A Personal Odyssey
— Raina Emma Angelina Hubbard
Odysseus had many challenges on his quest to return home to Ithaca. As someone with athetoid cerebral palsy, I also have challenges on my life quest to overcome! The challenges include not being able to communicate (in particular, communicating my physical limitations to others) and learning appropriate responses and behavior. In addition, I have been faced with not being able to walk, dance, eat, open a book, or move my hands the same as other people.
Meet my Polyphemus. She was impatience. The spring sunlight was coming into Langley Middle School, Room 208. The impatient lady with her red curls looked at me crossly. I was filled with fury towards her. I wanted to yell at her because she didn’t understand what I couldn’t do without help. I tried to be civil to her, but she did not understand my signs. I was signing, “I can’t do this! I need help! Please help me!” My Polyphemus then said, “Too bad. You need to learn how to go to the bathroom all by yourself. I can’t help you!” I knew I couldn’t stay all by myself there. I was hurt inside my heart. Looking as red as an apple with embarrassment, I could have fled. Instead, I just stayed as still as a soldier, staring directly at the lady as my eyes filled with salty tears. My temperature quickly rising, I felt as if I must yell angrily at her! I cried all day.
In high school last year, my first aide asked me if I can write all by myself. I answered, ”Yes, I could write.” So she said my responsibility was to write everything. I got exhausted after writing just a few sentences. My aide did not understand that I needed help. I told her again and again that I was exhausted! Still, she forced me to write everything all by myself. Angry, frustrated, and disappointed, I yelled at her and started to cry. My body felt fragile, ready to sleep instantly. My head felt as if it had been hit by a bomb and exploded. It ached severely. From my experiences and frustrations communicating with people, I learned patience and love towards others. From the challenge of people refusing to help me, I learned the value of independence and kindness toward others.
Laughing at unhappy scenarios or at inappropriate times is sometimes a problem for me. Like Circe warning Odysseus about troubles he would face on his journey home to Ithaca, my older sister, Kira Anne, taught me what an inappropriate thing it was to laugh at unhappy events. When I was 13, attending Kira’s graduation, I laughed at a story someone was telling about some people in her family who died. This was not funny but I was laughing anyway. After Kira explained that it was not polite to laugh, my face looked like it had been hit by the wall. I felt perplexed and confused. Like Circe, Kira Anne was encouraging me on my journey, leading me through the waters of appropriate responses.
As Athena supported Odysseus to overthrow his enemies, my dearest electric wheelchair, Diana, supports my disability. She can “jump and run” so quickly I feel as though I am flying. Diana is my Mercedes-Benz, zooming me through the highway halls of Edmonds-Woodway High School. Vanessa, my sweet speaking computer, talks for me. She is my violin voice! CC, my darling cochlear implant, helps me hear music and people talking: she transforms my world of silence to sound. She is also the enthusiastic orchestra conductor of my favorite singing and music, beautiful and slow. Music touches my heart. It makes me want to move, dance, and twirl around!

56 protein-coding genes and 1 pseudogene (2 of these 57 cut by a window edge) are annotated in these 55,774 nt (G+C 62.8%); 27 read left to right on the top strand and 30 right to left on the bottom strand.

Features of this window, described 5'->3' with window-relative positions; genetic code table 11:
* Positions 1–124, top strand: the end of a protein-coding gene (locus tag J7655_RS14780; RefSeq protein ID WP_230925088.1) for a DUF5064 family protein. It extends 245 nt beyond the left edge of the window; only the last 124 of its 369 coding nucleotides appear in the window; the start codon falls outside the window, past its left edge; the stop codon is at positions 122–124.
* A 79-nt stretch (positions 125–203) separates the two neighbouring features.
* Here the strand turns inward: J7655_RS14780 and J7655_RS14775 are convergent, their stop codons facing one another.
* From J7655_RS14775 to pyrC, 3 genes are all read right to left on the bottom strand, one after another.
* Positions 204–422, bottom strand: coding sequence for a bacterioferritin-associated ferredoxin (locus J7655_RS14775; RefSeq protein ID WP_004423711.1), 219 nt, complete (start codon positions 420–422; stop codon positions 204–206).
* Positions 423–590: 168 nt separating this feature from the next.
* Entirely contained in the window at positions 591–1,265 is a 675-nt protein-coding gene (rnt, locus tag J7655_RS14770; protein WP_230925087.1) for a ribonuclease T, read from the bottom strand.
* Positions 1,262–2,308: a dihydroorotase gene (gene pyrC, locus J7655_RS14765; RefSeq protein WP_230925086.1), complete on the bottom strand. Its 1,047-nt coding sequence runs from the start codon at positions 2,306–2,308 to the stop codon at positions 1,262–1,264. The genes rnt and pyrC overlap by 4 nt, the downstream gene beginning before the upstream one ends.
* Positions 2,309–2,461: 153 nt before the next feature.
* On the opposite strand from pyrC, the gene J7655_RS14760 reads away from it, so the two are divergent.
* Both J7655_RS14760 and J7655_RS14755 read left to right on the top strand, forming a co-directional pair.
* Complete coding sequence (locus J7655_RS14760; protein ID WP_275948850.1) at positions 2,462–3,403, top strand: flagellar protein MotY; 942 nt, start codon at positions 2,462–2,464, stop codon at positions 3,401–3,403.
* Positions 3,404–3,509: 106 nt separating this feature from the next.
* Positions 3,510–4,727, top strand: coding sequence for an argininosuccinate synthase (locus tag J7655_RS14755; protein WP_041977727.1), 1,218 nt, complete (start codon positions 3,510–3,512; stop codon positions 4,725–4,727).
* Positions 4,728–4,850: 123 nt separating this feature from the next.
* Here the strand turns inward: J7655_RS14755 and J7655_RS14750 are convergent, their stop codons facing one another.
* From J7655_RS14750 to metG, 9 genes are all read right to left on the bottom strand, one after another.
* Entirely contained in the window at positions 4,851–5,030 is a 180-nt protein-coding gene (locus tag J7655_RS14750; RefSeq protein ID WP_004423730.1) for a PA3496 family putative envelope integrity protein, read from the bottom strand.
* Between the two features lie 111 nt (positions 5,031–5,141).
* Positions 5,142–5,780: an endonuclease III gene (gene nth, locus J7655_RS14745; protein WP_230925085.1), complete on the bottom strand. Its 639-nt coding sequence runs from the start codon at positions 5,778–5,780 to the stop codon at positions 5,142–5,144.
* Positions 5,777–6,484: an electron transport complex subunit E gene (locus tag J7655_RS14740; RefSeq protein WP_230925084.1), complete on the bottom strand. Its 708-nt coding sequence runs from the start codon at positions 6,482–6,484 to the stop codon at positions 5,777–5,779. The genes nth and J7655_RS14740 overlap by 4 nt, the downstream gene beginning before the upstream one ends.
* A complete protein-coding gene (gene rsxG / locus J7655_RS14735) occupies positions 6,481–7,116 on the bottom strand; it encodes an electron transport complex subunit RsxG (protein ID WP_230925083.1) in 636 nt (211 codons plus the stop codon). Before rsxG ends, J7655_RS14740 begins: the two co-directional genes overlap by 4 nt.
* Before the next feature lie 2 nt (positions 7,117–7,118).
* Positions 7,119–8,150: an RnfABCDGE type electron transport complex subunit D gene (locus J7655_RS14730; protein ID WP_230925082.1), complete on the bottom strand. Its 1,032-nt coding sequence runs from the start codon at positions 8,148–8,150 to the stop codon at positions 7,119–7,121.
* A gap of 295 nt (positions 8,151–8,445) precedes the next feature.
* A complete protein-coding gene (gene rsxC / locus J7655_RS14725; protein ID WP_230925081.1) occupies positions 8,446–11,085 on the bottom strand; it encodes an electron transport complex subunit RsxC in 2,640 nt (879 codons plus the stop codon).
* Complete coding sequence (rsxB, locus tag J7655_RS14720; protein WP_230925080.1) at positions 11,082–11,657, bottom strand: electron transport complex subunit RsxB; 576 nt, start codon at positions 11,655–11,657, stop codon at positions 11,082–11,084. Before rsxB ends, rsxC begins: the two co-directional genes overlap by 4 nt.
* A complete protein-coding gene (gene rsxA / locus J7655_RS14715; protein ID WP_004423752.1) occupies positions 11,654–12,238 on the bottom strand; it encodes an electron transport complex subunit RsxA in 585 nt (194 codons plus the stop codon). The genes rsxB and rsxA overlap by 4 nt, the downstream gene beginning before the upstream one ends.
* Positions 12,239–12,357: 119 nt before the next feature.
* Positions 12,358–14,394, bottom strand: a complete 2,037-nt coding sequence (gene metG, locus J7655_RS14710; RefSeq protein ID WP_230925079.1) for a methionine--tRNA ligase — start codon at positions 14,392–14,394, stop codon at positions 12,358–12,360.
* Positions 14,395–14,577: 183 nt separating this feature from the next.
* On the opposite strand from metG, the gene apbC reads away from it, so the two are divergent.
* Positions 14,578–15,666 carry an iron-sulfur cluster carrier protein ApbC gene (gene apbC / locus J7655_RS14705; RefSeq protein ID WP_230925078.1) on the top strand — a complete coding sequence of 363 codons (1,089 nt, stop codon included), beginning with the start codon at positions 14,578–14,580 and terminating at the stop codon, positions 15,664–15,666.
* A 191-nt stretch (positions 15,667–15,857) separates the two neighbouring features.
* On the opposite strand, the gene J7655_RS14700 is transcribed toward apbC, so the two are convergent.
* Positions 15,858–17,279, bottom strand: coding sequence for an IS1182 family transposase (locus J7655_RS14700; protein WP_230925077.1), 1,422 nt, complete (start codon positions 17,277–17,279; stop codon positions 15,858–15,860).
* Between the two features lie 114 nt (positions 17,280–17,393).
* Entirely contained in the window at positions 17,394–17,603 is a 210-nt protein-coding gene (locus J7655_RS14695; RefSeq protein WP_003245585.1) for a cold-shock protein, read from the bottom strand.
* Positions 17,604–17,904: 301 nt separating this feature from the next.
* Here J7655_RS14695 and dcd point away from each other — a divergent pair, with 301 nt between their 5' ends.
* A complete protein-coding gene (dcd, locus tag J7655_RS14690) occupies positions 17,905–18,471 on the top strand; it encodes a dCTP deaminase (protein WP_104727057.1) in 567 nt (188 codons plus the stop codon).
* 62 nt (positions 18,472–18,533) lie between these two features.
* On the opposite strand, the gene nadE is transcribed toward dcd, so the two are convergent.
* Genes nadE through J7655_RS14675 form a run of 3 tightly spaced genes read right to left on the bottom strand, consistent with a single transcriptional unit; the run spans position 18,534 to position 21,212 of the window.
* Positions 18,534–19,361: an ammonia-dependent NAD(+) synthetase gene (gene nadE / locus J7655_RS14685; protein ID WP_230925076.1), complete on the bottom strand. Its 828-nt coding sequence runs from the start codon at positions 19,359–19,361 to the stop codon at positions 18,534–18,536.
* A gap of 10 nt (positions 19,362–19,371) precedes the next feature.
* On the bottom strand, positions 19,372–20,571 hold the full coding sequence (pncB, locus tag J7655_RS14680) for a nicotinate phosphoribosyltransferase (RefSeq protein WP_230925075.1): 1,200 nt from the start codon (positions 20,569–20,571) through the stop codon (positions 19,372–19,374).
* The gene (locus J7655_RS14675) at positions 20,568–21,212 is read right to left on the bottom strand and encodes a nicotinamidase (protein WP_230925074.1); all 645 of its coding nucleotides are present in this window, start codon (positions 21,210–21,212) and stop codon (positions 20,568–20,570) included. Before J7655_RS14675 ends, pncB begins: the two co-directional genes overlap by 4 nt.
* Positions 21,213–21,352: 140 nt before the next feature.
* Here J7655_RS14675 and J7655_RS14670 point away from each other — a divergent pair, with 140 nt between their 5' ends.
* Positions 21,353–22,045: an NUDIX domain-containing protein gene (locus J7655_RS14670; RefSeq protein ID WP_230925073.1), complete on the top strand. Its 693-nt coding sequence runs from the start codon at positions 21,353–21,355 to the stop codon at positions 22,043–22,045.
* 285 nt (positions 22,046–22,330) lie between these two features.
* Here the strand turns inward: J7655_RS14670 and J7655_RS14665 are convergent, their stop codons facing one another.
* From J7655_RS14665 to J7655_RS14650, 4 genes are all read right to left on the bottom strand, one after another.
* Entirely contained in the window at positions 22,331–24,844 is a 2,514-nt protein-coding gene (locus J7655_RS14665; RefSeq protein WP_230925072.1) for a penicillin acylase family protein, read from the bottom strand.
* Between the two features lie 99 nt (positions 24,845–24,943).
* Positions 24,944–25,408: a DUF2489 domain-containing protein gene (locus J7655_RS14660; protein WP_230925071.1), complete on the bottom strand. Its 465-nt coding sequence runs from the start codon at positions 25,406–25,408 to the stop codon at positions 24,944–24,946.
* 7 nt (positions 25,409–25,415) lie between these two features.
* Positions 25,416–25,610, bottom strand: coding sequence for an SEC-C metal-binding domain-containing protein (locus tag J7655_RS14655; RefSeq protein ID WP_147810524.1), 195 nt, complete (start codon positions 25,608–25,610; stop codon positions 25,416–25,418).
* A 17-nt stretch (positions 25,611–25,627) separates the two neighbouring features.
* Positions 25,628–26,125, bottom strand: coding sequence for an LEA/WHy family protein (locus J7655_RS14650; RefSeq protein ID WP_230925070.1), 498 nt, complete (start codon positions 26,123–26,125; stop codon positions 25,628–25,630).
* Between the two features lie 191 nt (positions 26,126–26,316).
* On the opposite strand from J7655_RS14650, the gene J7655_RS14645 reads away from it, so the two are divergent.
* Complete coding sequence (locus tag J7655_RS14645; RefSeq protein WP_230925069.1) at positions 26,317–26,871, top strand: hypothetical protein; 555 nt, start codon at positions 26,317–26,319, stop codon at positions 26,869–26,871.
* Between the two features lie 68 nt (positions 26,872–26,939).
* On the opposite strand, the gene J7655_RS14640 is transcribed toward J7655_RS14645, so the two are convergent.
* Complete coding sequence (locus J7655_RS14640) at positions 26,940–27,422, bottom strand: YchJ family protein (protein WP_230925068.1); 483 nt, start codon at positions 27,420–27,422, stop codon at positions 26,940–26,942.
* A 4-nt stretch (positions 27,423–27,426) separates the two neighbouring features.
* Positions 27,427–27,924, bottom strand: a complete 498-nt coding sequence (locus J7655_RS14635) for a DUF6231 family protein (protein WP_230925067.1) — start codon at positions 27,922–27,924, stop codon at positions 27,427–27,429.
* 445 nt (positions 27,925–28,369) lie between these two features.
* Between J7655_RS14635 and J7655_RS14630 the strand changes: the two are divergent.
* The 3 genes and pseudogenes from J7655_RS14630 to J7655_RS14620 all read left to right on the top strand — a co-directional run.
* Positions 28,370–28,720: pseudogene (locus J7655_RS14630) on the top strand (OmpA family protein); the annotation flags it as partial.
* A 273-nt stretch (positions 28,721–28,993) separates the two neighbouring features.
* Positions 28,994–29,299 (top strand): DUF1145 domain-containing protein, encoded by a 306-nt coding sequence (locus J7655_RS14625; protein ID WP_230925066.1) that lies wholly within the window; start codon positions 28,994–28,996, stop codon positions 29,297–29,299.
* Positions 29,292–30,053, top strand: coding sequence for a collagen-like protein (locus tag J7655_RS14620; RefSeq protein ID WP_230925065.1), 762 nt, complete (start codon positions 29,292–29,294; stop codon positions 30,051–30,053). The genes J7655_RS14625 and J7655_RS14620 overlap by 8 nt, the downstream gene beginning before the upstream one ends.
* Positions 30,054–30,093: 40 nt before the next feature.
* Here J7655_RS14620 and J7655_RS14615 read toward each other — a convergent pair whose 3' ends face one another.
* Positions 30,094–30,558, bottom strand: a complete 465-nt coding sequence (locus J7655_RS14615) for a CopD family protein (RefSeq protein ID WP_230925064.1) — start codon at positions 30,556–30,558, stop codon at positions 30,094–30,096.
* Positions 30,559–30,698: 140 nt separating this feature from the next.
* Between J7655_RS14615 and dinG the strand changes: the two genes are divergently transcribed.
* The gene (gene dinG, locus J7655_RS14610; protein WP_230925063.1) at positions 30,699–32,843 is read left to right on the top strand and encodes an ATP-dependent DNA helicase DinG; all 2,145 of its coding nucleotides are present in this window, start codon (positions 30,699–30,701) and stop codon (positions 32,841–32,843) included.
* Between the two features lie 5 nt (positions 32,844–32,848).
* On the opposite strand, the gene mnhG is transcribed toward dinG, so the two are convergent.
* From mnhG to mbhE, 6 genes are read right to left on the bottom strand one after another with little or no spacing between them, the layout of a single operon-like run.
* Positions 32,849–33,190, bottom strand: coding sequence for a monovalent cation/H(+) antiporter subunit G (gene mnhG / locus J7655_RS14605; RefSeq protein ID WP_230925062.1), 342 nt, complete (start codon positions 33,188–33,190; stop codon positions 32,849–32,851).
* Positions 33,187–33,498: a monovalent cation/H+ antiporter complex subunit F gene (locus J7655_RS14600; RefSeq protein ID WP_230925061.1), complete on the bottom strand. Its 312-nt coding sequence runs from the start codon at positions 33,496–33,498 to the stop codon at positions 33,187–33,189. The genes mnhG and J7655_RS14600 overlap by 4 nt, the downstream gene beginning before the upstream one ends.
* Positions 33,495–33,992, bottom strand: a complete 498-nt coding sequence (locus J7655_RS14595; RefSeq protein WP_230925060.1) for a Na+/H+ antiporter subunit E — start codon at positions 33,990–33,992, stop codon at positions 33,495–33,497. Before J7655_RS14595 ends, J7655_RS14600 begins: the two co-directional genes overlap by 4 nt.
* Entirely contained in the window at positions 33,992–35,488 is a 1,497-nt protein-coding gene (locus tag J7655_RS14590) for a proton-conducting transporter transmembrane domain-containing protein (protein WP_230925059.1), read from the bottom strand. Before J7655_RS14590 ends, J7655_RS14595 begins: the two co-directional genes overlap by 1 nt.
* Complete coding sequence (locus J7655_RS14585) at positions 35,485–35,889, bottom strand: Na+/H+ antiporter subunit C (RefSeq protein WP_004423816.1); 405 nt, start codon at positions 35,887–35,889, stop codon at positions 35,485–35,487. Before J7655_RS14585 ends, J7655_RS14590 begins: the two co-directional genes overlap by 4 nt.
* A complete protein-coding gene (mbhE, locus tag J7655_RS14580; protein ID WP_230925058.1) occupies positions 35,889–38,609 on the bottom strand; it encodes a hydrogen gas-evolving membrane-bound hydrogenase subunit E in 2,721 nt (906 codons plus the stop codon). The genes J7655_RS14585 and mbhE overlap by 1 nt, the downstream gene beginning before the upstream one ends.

Because Odysseus kept thinking about Penelope, she helped him to arrive home. Likewise, my demanding physical therapist, Lauri, has kept me mindful of my physical goals. Lauri has been supporting me for the last two years by teaching me how to walk, stand, and sit up properly.
When I was younger, my habit to go to bed was to drive my electric wheelchair (Diana) forward, get out, stand up, turn around, sit in my bed, and lie down.
After diligently working in therapy, one evening last year, without really thinking about what I was doing, I walked four steps to my bed. Yelling out in excitement, I showed Father and Mum how I did it. They were so amazed, excited, and thrilled! Feeling like crying, I smiled at myself for standing and walking independently. Penelope had high expectations for Odysseus to return home; similarly Lauri has amazing expectations for me.
As I learned to endure all my difficulties, my Polyphemus has become the friend who taught me the value of patience and caring. My Penelope has high expectations and encourages me to be courageous. Athena is all my technology: mobility and communication tools that solve my frustrations interfacing with other people. Circe is a ballerina leading me through the dance of appropriateness. All the Greek gods and goddesses helped Odysseus to return to Ithaca; similarly, Kira Anne, Lauri, my assistive technology, and my old aide from middle school all encouraged me to overcome difficulties in my life.
Raina Emma Angelina Hubbard is an 18-year-old student at Edmonds Woodway High School who loves reading, writing, listening to music, dancing, and moving. She is handicapped, has athetoid cerebral palsy, and is deaf. To walk and support her balance, she uses an electric wheelchair, a walker, and AFOs. Miss Raina Emma is so astute and amazing that people who see her writing and speaking with her augmentative communicating device are highly impressed! In spite of her cerebral palsy, Miss Raina Emma is a ballerina who always loves dancing to lovely slow music.